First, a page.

Monday, 8 December 2014

Blogmas 8: University #12: Dissertation?

I realised that I haven't uploaded a #University post in a while - mostly because I've been so busy with it! - so I thought I'd rectify that today.

Dissertations are a huge part of most university degrees - particularly in Humanities but other subjects have extended research projects which fulfill the same criteria. Also, as far as I'm aware, most degrees allow to you to pick whether or not you want to do a dissertation. It can be a pretty intimidating decision to make. When I was deciding whether or not I should do a dissertation, a huge part of it was the money - will I be paying £9,000 for a essentially a glorified library pass and three hours of contact time?

Now, 12/16 weeks into the dissertation, I am pretty confident to say that I made the right decision in choosing to do one.

My dissertation has taught me so so much about the way I work, as well as my creative style as a writer. I am very much one of those people who can 'bang out' words, and I find it very easy to hit word counts for my essays etc. However, all of my work is in the editing process. Over the course of my dissertation I have written well over 10,000 words of content - 2/3rds of extra material is sitting on my hard drive (my story is meant to be 6,000 words). I am currently at the 6,100 mark, which I am more than happy with, and I still need to do a little more editing so that number should fluctuate (and hopefully drop) a little more.

As a writer I have learnt that I have a very minimalist, distant style and I find it hard to get into the minds of my characters - I prefer to show their actions than tell their thoughts. I also work best when I focus on 'action' scenes. My story is a series of vignettes (short scenes which don't follow a traditional story arc), which means that each scene is specifically working to move my story along. I have found out that I find it hard to write a full story plot (I struggle with narrative arc), but am actually very realistic with my dialogue (something that I always hated writing as it feels very fake to me).

I've also learnt that I need small goals. I get so much encouragement out of hitting a word count. At the start, when it was literally a matter of creating content, I told myself I had to write 500 words on my dissertation each day.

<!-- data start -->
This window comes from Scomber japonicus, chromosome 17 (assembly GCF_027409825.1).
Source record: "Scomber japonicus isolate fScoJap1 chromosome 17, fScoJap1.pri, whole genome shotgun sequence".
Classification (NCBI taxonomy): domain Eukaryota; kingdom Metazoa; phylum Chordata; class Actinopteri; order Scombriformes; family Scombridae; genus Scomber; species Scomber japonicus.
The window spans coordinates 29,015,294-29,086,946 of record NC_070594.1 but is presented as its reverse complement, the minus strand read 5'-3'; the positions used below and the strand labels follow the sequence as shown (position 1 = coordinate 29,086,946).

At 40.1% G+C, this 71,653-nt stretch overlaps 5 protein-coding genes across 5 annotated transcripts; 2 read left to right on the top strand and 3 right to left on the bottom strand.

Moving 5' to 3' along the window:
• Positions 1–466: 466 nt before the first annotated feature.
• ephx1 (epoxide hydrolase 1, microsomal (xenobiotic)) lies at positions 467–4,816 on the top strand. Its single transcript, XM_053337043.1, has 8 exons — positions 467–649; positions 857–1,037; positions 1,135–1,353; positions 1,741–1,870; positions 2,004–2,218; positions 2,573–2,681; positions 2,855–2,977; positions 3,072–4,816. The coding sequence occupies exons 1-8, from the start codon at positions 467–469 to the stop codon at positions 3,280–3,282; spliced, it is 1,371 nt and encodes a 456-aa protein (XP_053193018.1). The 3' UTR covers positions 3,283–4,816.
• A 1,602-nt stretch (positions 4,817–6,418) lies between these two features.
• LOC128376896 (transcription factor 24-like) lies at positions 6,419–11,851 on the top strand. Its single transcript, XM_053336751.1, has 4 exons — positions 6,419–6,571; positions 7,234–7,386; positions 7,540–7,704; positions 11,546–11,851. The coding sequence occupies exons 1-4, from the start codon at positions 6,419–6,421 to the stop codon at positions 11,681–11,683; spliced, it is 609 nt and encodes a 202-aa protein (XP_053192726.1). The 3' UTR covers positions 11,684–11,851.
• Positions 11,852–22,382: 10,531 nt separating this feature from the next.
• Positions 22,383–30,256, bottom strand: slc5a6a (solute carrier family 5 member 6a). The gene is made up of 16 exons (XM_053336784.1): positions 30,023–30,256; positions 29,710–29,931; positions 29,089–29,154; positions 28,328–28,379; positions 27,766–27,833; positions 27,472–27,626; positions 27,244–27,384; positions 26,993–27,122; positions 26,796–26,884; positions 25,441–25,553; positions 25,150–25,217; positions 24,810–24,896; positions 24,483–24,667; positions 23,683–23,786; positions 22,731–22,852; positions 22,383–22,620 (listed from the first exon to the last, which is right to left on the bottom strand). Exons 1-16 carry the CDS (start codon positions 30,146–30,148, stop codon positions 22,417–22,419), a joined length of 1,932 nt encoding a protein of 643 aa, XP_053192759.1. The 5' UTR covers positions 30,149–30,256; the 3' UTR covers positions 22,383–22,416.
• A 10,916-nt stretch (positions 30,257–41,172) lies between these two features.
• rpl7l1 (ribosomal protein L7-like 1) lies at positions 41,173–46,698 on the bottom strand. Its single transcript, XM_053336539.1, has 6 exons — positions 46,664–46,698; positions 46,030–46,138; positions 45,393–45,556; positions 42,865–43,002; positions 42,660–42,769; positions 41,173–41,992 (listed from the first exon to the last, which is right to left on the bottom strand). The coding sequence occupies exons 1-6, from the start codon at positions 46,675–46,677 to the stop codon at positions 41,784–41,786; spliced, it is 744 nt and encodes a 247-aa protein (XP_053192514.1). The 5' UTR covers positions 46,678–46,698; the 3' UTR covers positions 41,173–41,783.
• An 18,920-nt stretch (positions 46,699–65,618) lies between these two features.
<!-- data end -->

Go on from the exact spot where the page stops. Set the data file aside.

I learnt that I find it so much easier to hand write in the initial stages of story development, but once I've found my voice I can type directly onto the document. Keeping each scene as a separate document worked well in the early stages, but hindered me later on.

This all might sound really boring to you, but for me it is fascinating.

The best thing about a dissertation is it gives you a glimpse into your own mind. It allows you the time to explore your own way of working. And that is what you are really paying the money for. My supervisor is great and her feedback is helpful, but what's most valuable about this experience is spending time letting myself write about what I want to write about.

All this said and done a dissertation is not for everyone.

It requires a lot of self control and time management. If you're not good at working alone without motivation from others this won't be the right move for you.

It also requires a passion. I am lucky that my passion is writing, so I could say 'Yes, I want to spend four months writing a short story' and not know what that story was going to be about. If you're doing a more academic dissertation you need to have an interest in what you want to study and have an angle on what you want to write about. Do research your area of study and make sure what you want to do hasn't been done before.

If you do want to do a dissertation, research ahead of time and figure out which lecturers would be good for you - and if you're unsure ask around. Your favourite tutor might not have a specialty in the area you're looking to study, or if they are popular their slots might fill up quickly. I asked my supervisor this time last year - if you know what you want to do its never too early to ask!

The long and short of it is: if you want to learn more about yourself and know you have the motivation and interest, do a dissertation. If you know you don't have that self control or don't know what you'd study, stick to programmed modules.

I hope that's been helpful! Let me know if you're doing you dissertation and what you're doing it on - you can tweet me @VickiMaitland or leave a comment below.

Tomorrow's post is my #reviewsdaytuesday of my Kanken!

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